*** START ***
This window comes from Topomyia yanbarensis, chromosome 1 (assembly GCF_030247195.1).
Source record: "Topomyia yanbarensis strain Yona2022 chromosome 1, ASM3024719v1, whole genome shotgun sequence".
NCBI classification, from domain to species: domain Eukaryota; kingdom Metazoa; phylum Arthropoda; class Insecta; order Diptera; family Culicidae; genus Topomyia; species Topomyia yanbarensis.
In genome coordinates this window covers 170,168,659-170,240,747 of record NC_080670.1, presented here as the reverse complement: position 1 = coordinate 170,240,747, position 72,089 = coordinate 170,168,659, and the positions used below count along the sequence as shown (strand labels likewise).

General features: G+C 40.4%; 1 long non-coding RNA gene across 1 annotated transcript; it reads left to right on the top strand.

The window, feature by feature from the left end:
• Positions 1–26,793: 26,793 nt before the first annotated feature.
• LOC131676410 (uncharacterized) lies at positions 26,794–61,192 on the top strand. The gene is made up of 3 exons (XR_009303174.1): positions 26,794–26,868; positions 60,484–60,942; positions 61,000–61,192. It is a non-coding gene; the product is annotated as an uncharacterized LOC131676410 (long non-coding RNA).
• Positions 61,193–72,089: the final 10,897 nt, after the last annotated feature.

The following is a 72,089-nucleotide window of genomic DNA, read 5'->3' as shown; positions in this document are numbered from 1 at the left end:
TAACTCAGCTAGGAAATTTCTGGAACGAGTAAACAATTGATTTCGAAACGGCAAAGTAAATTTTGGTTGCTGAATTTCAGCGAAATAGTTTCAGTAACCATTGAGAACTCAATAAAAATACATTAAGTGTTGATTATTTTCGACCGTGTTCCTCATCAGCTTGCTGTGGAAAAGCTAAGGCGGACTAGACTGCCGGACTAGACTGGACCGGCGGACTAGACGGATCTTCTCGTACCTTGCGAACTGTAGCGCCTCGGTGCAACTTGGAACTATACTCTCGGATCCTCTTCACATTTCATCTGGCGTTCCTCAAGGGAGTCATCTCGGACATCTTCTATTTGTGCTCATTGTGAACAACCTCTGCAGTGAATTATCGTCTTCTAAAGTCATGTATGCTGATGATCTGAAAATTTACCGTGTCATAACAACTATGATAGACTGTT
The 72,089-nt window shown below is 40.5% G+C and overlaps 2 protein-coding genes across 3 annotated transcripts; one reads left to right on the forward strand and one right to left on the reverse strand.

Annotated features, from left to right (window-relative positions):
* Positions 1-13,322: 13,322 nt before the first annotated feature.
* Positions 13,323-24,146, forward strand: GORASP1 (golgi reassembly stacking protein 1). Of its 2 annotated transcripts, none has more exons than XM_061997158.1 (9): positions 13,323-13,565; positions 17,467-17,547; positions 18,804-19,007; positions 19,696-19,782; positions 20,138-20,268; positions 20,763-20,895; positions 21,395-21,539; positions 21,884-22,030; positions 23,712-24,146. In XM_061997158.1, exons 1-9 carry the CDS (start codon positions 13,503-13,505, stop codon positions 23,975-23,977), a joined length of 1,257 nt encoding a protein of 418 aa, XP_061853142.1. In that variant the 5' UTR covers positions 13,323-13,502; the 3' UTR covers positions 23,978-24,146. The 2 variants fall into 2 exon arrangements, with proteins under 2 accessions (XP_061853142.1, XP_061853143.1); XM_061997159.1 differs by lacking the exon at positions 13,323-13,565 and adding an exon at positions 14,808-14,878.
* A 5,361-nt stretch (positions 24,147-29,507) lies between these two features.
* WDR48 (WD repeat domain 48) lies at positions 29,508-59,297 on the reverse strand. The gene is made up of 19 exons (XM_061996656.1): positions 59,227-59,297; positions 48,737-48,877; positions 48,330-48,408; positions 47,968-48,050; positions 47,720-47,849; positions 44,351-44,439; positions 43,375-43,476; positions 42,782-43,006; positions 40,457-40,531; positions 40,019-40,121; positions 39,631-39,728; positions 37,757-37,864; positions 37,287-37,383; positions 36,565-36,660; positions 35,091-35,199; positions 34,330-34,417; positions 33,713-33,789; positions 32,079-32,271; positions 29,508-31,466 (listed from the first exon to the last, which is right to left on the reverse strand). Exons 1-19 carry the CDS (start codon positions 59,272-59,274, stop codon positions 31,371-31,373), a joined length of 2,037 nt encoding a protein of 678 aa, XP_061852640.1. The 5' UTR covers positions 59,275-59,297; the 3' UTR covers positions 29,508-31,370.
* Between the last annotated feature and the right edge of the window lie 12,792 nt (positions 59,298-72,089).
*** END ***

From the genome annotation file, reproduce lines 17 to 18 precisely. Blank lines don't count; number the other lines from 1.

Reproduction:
* WDR48 (WD repeat domain 48) lies at positions 29,508-59,297 on the reverse strand. The gene is made up of 19 exons (XM_061996656.1): positions 59,227-59,297; positions 48,737-48,877; positions 48,330-48,408; positions 47,968-48,050; positions 47,720-47,849; positions 44,351-44,439; positions 43,375-43,476; positions 42,782-43,006; positions 40,457-40,531; positions 40,019-40,121; positions 39,631-39,728; positions 37,757-37,864; positions 37,287-37,383; positions 36,565-36,660; positions 35,091-35,199; positions 34,330-34,417; positions 33,713-33,789; positions 32,079-32,271; positions 29,508-31,466 (listed from the first exon to the last, which is right to left on the reverse strand). Exons 1-19 carry the CDS (start codon positions 59,272-59,274, stop codon positions 31,371-31,373), a joined length of 2,037 nt encoding a protein of 678 aa, XP_061852640.1. The 5' UTR covers positions 59,275-59,297; the 3' UTR covers positions 29,508-31,370.
* Between the last annotated feature and the right edge of the window lie 12,792 nt (positions 59,298-72,089).